News archive

February 2019

Thursday, 28 February 2019

For the love of Swifts- a personal perspective by Carol Cockbain

For the love of Swifts- a personal perspective by Carol Cockbain

I grew up with swifts nesting in the roof space just above my bed at the family home in Liverpool. When Spring arrived I couldn't wait for their screaming calls to wake me in the morning. We had at least four pairs breeding every year and ours were one of three houses in the Close that they chose to breed in. What a privilege. Compared to swallows and martins they are very clean birds around the nesting site: no need to dodge their droppings ever!

When I moved to Hale, although there were swifts around none were breeding near to us. I really missed them. We've had swift boxes since 2007 and over the years we have had mixed fortune with their breeding success. Our original Shwegler box, with two nest holes, was a Christmas present to Rob: it was heavy but has worked well. We used the prescribed tape recording to attract them in and this meant we had them breeding the first year, although that year the swifts squeezed into the bat box which is hidden at the back. Although they raised young we don't know how many fledged. As there was only a small chance of bats using the box we blocked it off the following year.

By the second season we had added two new boxes on either side. They were made to our own design from marine ply. These were not so successful: we think they got too hot for comfort but they were readily taken up by starlings. Initially we were annoyed by the starlings (not red-listed then) but it soon proved that their first broods had all fledged before the swifts arrived. The swifts stood no nonsense from them and quickly ousted any trying for a second brood and the swifts cleaned the nests thoroughly before nesting began.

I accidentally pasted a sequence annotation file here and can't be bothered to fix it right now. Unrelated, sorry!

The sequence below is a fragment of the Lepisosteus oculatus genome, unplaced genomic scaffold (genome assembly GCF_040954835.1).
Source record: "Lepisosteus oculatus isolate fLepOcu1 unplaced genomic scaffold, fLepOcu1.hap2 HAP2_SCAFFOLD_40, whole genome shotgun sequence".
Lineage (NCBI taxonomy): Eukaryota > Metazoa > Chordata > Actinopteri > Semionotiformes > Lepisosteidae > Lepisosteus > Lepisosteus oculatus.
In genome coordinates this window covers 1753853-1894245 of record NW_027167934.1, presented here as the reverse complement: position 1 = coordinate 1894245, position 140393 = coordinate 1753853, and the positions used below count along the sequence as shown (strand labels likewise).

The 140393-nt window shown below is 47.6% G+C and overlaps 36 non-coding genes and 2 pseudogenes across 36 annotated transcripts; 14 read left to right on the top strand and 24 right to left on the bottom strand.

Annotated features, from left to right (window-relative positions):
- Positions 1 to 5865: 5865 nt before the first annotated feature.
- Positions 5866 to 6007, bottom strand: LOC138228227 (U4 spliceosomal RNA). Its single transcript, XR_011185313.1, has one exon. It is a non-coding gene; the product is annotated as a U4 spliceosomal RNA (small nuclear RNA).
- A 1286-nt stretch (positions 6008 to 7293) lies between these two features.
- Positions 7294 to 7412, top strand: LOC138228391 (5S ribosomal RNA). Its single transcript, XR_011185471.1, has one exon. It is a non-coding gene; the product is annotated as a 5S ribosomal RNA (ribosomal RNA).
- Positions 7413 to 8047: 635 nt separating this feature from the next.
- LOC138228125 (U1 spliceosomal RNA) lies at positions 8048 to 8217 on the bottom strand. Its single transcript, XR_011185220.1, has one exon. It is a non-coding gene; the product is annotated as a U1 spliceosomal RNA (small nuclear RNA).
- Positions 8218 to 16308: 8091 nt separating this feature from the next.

The following two years they successfully raised young which were ringed but there have been no further sightings of these birds. As they are such long-lived birds we hope they are still on the wing. Usually only one pair bred in the Shwegler box although we have had two breeders occasionally. Over the following years we had two years when they failed to breed and a couple of years when they failed at the feeding stage, mainly due to prolonged adverse weather conditions. On the whole they fledged at least one young and sometimes up to three.

Every year there is a stage when it all goes quiet: you know the young have hatched because you hear them and then - nothing. Panic sets in! Have they failed again? What happened to the young? Was an adult killed somehow? It happens every year and we've never got used to it... And one day you're in the garden - a movement catches your eye, you look up and there's nothing there! Over the next few days you keep glancing up and suddenly you see the youngsters peeping out at you. Later it can become a bit of a scrum as the jostle for position.

Part of one of the wooden boxes fell onto the roof below in a storm last year, so we removed them both. Our neighbour built a new extension and a garage last year and he has incorporated two swift bricks into the construction and we now have a couple of swift bricks to try out but are keeping the Shwegler boxes too. At least four friends now have boxes on their houses.